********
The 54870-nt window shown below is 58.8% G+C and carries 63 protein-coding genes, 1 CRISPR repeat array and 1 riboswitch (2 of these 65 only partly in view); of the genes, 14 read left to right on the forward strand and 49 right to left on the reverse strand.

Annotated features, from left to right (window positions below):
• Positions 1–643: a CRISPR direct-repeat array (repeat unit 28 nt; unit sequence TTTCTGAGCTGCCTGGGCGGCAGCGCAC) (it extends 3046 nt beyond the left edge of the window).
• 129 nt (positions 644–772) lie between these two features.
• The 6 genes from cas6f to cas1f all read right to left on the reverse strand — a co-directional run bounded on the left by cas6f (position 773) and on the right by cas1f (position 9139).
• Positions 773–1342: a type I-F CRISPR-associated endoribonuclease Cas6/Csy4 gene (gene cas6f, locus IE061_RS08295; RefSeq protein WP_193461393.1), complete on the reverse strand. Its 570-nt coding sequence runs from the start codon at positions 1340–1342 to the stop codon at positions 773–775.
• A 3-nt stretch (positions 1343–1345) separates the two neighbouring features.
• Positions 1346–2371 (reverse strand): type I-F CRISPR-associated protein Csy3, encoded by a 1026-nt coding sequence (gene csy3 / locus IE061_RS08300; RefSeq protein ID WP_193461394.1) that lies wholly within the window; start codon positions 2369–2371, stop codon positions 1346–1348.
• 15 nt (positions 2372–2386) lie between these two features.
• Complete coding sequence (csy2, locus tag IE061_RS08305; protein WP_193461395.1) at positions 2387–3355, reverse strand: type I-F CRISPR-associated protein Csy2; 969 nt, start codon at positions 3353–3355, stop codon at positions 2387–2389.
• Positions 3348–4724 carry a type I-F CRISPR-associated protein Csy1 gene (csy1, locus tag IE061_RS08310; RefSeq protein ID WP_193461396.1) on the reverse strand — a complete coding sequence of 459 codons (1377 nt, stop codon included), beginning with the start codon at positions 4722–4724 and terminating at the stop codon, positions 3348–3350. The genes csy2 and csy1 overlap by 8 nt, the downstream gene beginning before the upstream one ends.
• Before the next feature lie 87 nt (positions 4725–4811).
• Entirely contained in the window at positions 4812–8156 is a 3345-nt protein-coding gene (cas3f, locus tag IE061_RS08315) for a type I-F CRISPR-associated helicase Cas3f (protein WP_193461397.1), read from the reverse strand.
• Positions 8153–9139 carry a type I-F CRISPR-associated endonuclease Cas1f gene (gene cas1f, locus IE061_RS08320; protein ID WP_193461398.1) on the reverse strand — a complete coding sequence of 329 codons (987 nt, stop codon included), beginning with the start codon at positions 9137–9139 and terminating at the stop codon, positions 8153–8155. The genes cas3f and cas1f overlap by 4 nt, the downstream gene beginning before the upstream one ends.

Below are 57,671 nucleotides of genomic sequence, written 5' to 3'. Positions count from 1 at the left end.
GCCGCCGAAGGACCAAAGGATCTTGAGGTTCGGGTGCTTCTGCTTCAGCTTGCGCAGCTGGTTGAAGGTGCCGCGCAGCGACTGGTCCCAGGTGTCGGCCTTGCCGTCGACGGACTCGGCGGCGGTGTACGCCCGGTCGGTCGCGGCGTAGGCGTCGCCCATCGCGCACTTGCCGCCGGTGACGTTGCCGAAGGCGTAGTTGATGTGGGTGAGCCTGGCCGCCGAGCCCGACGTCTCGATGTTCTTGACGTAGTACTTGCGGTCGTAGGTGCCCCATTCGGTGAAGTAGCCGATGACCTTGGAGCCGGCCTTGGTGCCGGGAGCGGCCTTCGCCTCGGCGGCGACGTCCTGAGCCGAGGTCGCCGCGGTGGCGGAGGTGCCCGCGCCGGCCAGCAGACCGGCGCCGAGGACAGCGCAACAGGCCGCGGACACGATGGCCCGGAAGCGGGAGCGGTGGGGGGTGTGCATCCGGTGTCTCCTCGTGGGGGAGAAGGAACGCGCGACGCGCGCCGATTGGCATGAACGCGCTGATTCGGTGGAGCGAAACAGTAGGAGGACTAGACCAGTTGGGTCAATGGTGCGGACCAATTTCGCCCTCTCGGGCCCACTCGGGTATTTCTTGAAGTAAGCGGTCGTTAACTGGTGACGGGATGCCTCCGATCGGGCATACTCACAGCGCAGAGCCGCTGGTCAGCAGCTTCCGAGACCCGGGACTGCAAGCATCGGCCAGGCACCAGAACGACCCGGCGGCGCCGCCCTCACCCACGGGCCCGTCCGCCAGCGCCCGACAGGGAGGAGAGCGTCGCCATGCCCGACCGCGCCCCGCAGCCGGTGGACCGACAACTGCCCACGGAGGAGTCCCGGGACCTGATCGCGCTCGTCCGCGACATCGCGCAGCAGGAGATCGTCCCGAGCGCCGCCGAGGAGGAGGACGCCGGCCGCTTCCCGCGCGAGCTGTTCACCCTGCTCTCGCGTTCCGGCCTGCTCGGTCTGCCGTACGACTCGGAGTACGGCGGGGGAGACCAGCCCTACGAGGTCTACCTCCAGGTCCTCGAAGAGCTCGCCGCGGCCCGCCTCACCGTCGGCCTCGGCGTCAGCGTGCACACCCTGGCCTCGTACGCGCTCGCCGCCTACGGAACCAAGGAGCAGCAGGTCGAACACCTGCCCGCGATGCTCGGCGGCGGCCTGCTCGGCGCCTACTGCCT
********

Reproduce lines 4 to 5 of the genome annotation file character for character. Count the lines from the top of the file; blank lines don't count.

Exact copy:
• 129 nt (positions 644–772) lie between these two features.
• The 6 genes from cas6f to cas1f all read right to left on the reverse strand — a co-directional run bounded on the left by cas6f (position 773) and on the right by cas1f (position 9139).